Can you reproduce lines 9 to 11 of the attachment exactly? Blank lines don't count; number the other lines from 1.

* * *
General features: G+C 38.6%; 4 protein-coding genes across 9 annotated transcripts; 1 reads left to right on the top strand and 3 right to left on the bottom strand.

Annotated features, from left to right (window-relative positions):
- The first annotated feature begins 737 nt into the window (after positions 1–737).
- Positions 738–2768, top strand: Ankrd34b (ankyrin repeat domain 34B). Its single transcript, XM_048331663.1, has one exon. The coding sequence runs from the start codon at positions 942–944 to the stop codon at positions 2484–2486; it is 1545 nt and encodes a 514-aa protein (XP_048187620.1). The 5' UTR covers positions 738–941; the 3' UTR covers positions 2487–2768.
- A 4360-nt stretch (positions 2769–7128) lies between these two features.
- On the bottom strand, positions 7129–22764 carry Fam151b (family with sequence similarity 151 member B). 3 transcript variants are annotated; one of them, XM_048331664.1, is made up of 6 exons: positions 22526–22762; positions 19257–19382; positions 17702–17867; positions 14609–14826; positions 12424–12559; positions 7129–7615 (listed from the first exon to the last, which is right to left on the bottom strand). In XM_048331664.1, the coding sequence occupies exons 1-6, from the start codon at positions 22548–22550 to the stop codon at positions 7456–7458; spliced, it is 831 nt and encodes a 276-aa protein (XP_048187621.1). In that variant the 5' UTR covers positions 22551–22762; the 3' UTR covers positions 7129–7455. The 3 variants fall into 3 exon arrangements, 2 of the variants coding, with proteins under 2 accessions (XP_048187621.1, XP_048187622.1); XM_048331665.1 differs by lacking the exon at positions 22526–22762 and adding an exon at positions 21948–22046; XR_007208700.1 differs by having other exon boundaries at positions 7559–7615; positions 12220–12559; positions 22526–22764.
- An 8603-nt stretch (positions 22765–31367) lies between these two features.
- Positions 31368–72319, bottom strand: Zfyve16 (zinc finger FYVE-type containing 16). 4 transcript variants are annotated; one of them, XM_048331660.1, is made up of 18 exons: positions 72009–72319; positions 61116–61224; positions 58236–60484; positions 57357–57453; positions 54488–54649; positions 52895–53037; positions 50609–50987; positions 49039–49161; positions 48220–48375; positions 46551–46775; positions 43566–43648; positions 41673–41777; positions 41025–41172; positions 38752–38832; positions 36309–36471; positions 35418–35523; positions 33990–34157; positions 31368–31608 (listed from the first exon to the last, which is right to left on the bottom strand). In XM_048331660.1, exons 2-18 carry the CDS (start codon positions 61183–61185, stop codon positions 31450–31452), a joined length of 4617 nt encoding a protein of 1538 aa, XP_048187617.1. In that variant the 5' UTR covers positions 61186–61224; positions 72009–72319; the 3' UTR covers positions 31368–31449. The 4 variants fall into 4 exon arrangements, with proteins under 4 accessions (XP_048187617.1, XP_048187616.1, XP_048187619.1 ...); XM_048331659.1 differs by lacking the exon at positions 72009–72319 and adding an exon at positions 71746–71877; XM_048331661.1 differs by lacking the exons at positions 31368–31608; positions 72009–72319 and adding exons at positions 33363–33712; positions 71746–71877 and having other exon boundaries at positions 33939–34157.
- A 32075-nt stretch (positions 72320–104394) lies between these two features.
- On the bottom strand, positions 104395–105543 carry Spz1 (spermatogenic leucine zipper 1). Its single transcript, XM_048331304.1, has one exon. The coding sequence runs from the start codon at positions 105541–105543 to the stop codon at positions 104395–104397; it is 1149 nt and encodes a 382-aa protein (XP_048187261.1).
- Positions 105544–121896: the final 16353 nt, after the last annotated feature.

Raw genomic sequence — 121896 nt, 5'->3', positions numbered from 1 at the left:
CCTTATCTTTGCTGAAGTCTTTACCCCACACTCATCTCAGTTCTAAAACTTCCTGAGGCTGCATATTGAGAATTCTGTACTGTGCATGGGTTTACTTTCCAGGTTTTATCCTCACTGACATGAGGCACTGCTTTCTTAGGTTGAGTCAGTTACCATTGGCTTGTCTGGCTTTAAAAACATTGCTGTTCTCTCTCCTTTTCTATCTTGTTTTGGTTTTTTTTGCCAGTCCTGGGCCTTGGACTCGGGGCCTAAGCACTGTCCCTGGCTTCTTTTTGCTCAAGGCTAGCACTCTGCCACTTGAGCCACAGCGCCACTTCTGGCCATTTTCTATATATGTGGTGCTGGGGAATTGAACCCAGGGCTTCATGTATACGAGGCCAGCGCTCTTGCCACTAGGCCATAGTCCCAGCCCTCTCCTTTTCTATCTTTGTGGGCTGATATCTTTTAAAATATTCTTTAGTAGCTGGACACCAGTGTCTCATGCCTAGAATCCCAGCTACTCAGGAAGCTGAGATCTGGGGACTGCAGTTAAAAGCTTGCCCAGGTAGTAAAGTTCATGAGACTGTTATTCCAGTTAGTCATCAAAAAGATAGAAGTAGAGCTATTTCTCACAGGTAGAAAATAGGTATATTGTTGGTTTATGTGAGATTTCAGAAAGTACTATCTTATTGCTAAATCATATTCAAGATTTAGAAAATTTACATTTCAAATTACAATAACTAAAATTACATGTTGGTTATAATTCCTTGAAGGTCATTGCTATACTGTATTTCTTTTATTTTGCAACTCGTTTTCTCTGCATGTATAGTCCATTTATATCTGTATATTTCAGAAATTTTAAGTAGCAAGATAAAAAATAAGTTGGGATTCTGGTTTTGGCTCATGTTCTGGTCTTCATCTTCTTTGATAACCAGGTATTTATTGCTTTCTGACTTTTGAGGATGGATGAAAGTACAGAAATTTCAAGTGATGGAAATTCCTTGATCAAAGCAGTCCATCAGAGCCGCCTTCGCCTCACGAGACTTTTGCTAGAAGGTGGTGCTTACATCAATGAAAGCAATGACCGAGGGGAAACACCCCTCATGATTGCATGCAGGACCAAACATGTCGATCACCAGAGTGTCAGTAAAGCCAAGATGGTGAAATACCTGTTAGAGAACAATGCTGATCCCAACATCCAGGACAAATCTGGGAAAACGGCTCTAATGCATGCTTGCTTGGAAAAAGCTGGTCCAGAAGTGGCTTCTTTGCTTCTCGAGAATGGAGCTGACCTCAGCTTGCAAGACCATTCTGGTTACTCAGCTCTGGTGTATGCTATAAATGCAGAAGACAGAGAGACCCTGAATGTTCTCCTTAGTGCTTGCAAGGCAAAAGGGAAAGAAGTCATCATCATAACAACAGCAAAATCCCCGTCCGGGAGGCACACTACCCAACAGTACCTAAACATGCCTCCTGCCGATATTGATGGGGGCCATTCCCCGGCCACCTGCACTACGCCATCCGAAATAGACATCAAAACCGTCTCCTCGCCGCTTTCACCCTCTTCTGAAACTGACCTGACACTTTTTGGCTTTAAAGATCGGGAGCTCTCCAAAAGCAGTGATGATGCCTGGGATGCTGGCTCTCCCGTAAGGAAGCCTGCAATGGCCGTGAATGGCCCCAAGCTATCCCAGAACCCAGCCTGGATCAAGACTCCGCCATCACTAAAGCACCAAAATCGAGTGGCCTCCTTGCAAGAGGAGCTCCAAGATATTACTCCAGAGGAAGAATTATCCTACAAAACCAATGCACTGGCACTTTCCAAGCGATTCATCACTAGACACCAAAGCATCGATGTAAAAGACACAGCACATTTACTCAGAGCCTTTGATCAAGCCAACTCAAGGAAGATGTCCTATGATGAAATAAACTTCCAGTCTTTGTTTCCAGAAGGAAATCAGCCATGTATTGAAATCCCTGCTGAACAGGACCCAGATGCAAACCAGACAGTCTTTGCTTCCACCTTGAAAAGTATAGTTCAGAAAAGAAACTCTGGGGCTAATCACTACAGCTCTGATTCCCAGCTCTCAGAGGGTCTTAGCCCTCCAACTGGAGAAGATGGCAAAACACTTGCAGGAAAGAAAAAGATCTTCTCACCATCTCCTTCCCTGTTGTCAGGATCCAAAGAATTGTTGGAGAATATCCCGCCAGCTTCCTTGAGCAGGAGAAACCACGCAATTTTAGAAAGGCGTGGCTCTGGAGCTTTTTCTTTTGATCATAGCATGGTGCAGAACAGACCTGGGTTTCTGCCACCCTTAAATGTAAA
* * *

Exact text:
- A 32075-nt stretch (positions 72320–104394) lies between these two features.
- On the bottom strand, positions 104395–105543 carry Spz1 (spermatogenic leucine zipper 1). Its single transcript, XM_048331304.1, has one exon. The coding sequence runs from the start codon at positions 105541–105543 to the stop codon at positions 104395–104397; it is 1149 nt and encodes a 382-aa protein (XP_048187261.1).
- Positions 105544–121896: the final 16353 nt, after the last annotated feature.